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Analysis

Chicago Blackhawks’ Brent Seabrook Deal Exemplifies Roster And Negotiation Issues

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SAN JOSE, CA - JANUARY 31: Brent Seabrook
SAN JOSE, CA - JANUARY 31: Brent Seabrook /
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CHICAGO, IL – NOVEMBER 01: Brent Seabrook
CHICAGO, IL – NOVEMBER 01: Brent Seabrook /

Summary

Think about this for a minute. Let’s say Bowman does not give Seabrook an eight-year, $6.875 million contract in September 2015. Let’s say he put his focus that offseason solely on signing Saad.

Bowman could then have traded Sharp as merely a salary dump, instead of bringing back $4.2 million in cap hits from Trevor Daley and Ryan Garbutt. While Seabrook’s expiring contract would be hanging over the ‘Hawks the following season, they would have had both Saad and Panarin slotted in on the first and second lines.

With these strengths at forward, the team likely would not have needed to trade for Dale Weise and Tomas Fleischmann during the season and would have kept Phillip Danault (who busted out for 40 points, a 51.7 faceoff percentage and a 55.6 Corsi-for last year with the Canadiens).

Seeing Seabrook’s subpar 48.2 Corsi-for, negative 4.2 relative Corsi and 89 giveaways in the 2015-16 campaign, Bowman would have had extra negotiating power with Seabrook in the summer of 2016 when trying to sign him. Maybe Seabrook would have even offered to give them a hometown discount, wanting to stay in Chicago but knowing how tight the ‘Hawks were to the cap.

And if Seabrook wouldn’t lower his price, they could have let him walk and would still have had both Keith and Hjalmarsson on the blue line in 2016-17 and could try to find more affordable pieces to fill in.

I know, I know. If ifs and buts were candy and nuts and all that stuff. But there is a major domino effect seen in just this one move. It is also really odd as the Blackhawks seem to be a team that has players signing discounted deals to play with them (Richards, Campbell and Sharp all took huge pay cuts to play in Chicago recently).

Even though players seem to want to play in Chicago, Bowman has been seemingly overpaying for many of them to stay (or at least not getting any type of bargain) and giving out no-movement clauses to boot. The issue isn’t in free agent signings, but in extending current-player contracts.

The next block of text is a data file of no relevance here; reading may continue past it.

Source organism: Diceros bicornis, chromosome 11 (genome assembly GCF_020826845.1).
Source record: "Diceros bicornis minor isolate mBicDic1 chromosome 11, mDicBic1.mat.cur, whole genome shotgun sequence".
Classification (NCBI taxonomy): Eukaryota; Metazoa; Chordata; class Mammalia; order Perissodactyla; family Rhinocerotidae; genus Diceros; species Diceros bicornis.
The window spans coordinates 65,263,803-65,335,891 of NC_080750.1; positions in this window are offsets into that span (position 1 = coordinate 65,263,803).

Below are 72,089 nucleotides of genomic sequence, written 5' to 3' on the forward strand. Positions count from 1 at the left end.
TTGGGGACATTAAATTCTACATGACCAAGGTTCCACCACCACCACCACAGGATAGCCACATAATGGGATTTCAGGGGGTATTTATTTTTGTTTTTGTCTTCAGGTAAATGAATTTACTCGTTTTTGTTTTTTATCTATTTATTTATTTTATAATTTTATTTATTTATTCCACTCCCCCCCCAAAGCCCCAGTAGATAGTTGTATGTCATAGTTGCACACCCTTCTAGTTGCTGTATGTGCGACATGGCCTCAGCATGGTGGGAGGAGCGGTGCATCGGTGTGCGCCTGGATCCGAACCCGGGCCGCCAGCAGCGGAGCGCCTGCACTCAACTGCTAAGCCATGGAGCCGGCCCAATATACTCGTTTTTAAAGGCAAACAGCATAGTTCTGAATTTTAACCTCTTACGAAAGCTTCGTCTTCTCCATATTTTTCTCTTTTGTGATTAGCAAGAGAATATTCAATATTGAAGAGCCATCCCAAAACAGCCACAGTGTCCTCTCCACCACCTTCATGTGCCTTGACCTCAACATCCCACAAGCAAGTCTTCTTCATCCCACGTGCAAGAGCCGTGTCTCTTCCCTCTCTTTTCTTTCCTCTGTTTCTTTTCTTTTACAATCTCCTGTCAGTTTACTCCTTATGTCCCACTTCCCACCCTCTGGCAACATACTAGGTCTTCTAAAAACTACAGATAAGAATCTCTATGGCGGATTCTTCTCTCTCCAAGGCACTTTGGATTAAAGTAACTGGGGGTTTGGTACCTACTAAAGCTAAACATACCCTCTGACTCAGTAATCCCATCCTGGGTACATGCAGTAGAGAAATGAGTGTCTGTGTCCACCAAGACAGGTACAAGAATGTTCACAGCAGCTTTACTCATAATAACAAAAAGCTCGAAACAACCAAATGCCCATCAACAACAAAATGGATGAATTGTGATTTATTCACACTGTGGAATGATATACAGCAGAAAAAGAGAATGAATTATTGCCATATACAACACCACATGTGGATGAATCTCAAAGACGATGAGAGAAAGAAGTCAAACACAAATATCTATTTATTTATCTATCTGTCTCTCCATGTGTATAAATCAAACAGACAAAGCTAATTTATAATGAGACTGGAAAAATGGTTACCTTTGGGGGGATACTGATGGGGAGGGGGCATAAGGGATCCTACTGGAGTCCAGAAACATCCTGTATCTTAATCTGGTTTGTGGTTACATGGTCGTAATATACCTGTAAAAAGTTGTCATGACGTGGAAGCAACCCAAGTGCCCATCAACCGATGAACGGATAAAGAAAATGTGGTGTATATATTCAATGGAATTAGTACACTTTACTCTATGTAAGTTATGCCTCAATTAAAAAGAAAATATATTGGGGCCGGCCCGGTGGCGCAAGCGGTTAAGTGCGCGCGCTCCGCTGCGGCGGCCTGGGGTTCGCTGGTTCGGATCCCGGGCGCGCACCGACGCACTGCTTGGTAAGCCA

He has clearly had a huge role in the formation of several Cup-winning teams, but some of the contracts he has given out in recent memory have him shooting himself in the foot.

The albatross of the Seabrook deal is only going to get harder and harder to move as the years go on. I would guess that the front office has had to at least held some discussions about the possibility of moving Seabrook and what it would take to do so.

If the conclusion was it is going to be too difficult to move him now, things only look worse down the road when that $6.875 million cap hit is attached to a declining defenseman over the age of 35. The team has over $32 million tied up with five other players besides Seabrook already. It can’t afford to carry almost $7 million more with him if he doesn’t perform like a top-two defenseman.

Next: 2017-18 Regular Season Expectations: Newcomers

Seabrook’s presence on the team and skill is beneficial to the franchise, but his contract is crippling. His deal alone could be exchanged for two above-average defensemen that would shore up a weak blue line that will rely on young talent next season to survive. Bowman giving out a deal like this is a debilitating move that may cost the Blackhawks any chance to add to the trophy case in this era.

The Blackhawks could really be stuck between a rock and a hard place with this contract and more than likely will struggle to get back to the top of the ranks in the NHL if Seabrook can’t play at the level he is getting paid over the next seven years.

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